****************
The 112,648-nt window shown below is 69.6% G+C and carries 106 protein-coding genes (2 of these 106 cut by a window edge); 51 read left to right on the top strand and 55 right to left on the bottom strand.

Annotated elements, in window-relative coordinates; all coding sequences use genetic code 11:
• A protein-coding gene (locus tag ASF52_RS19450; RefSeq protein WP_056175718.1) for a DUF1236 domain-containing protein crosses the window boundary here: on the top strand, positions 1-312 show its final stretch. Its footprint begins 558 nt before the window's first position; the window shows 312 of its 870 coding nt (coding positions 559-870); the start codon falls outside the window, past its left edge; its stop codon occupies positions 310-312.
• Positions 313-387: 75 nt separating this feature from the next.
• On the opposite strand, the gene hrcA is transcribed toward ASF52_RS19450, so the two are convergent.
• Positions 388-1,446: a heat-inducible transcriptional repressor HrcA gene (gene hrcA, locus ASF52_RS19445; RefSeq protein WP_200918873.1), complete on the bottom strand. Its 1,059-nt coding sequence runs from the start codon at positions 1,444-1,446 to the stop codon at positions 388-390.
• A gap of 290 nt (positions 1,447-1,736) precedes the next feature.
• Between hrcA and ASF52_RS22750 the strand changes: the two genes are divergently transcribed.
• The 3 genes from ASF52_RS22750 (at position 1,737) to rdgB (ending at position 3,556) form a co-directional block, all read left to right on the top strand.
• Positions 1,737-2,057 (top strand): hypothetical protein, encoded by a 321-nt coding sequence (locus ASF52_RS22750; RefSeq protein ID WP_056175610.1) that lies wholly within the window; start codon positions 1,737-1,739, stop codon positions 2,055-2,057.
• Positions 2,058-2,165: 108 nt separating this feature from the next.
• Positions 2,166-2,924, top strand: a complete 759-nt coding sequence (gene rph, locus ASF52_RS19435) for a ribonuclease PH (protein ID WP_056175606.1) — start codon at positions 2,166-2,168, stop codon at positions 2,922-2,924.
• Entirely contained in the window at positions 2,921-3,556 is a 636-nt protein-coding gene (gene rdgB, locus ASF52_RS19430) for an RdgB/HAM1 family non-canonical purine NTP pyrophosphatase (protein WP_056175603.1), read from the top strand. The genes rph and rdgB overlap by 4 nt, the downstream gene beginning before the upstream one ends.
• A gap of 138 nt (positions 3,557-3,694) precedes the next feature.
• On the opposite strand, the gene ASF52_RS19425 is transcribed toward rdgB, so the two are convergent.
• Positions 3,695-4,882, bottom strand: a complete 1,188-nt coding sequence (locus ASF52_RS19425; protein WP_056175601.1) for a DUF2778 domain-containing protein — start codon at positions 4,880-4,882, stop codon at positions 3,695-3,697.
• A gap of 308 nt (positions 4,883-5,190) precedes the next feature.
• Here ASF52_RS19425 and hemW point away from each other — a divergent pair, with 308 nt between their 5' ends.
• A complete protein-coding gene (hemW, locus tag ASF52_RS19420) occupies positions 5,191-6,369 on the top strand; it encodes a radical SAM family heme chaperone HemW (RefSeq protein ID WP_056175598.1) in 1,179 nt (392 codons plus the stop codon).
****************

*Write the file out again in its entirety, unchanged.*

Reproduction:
The 112,648-nt window shown below is 69.6% G+C and carries 106 protein-coding genes (2 of these 106 cut by a window edge); 51 read left to right on the top strand and 55 right to left on the bottom strand.

Annotated elements, in window-relative coordinates; all coding sequences use genetic code 11:
• A protein-coding gene (locus tag ASF52_RS19450; RefSeq protein WP_056175718.1) for a DUF1236 domain-containing protein crosses the window boundary here: on the top strand, positions 1-312 show its final stretch. Its footprint begins 558 nt before the window's first position; the window shows 312 of its 870 coding nt (coding positions 559-870); the start codon falls outside the window, past its left edge; its stop codon occupies positions 310-312.
• Positions 313-387: 75 nt separating this feature from the next.
• On the opposite strand, the gene hrcA is transcribed toward ASF52_RS19450, so the two are convergent.
• Positions 388-1,446: a heat-inducible transcriptional repressor HrcA gene (gene hrcA, locus ASF52_RS19445; RefSeq protein WP_200918873.1), complete on the bottom strand. Its 1,059-nt coding sequence runs from the start codon at positions 1,444-1,446 to the stop codon at positions 388-390.
• A gap of 290 nt (positions 1,447-1,736) precedes the next feature.
• Between hrcA and ASF52_RS22750 the strand changes: the two genes are divergently transcribed.
• The 3 genes from ASF52_RS22750 (at position 1,737) to rdgB (ending at position 3,556) form a co-directional block, all read left to right on the top strand.
• Positions 1,737-2,057 (top strand): hypothetical protein, encoded by a 321-nt coding sequence (locus ASF52_RS22750; RefSeq protein ID WP_056175610.1) that lies wholly within the window; start codon positions 1,737-1,739, stop codon positions 2,055-2,057.
• Positions 2,058-2,165: 108 nt separating this feature from the next.
• Positions 2,166-2,924, top strand: a complete 759-nt coding sequence (gene rph, locus ASF52_RS19435) for a ribonuclease PH (protein ID WP_056175606.1) — start codon at positions 2,166-2,168, stop codon at positions 2,922-2,924.
• Entirely contained in the window at positions 2,921-3,556 is a 636-nt protein-coding gene (gene rdgB, locus ASF52_RS19430) for an RdgB/HAM1 family non-canonical purine NTP pyrophosphatase (protein WP_056175603.1), read from the top strand. The genes rph and rdgB overlap by 4 nt, the downstream gene beginning before the upstream one ends.
• A gap of 138 nt (positions 3,557-3,694) precedes the next feature.
• On the opposite strand, the gene ASF52_RS19425 is transcribed toward rdgB, so the two are convergent.
• Positions 3,695-4,882, bottom strand: a complete 1,188-nt coding sequence (locus ASF52_RS19425; protein WP_056175601.1) for a DUF2778 domain-containing protein — start codon at positions 4,880-4,882, stop codon at positions 3,695-3,697.
• A gap of 308 nt (positions 4,883-5,190) precedes the next feature.
• Here ASF52_RS19425 and hemW point away from each other — a divergent pair, with 308 nt between their 5' ends.
• A complete protein-coding gene (hemW, locus tag ASF52_RS19420) occupies positions 5,191-6,369 on the top strand; it encodes a radical SAM family heme chaperone HemW (RefSeq protein ID WP_056175598.1) in 1,179 nt (392 codons plus the stop codon).